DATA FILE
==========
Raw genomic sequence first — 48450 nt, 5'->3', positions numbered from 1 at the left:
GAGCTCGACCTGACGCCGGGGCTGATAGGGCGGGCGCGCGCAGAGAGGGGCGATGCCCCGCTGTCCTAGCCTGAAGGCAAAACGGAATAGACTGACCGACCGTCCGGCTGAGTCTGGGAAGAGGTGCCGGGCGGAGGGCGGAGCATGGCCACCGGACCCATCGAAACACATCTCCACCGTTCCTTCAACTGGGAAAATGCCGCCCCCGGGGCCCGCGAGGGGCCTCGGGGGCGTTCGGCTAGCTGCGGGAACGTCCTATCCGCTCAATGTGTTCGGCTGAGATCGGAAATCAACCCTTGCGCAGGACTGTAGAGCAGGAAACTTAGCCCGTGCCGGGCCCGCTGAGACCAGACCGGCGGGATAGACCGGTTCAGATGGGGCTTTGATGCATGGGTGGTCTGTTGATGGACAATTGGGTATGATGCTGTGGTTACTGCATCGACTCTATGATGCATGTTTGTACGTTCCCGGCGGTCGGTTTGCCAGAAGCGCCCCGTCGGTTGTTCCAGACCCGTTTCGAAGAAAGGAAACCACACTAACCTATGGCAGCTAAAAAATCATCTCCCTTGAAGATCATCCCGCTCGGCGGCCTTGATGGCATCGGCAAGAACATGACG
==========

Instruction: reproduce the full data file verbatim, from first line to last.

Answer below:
Raw genomic sequence first — 48450 nt, 5'->3', positions numbered from 1 at the left:
GAGCTCGACCTGACGCCGGGGCTGATAGGGCGGGCGCGCGCAGAGAGGGGCGATGCCCCGCTGTCCTAGCCTGAAGGCAAAACGGAATAGACTGACCGACCGTCCGGCTGAGTCTGGGAAGAGGTGCCGGGCGGAGGGCGGAGCATGGCCACCGGACCCATCGAAACACATCTCCACCGTTCCTTCAACTGGGAAAATGCCGCCCCCGGGGCCCGCGAGGGGCCTCGGGGGCGTTCGGCTAGCTGCGGGAACGTCCTATCCGCTCAATGTGTTCGGCTGAGATCGGAAATCAACCCTTGCGCAGGACTGTAGAGCAGGAAACTTAGCCCGTGCCGGGCCCGCTGAGACCAGACCGGCGGGATAGACCGGTTCAGATGGGGCTTTGATGCATGGGTGGTCTGTTGATGGACAATTGGGTATGATGCTGTGGTTACTGCATCGACTCTATGATGCATGTTTGTACGTTCCCGGCGGTCGGTTTGCCAGAAGCGCCCCGTCGGTTGTTCCAGACCCGTTTCGAAGAAAGGAAACCACACTAACCTATGGCAGCTAAAAAATCATCTCCCTTGAAGATCATCCCGCTCGGCGGCCTTGATGGCATCGGCAAGAACATGACG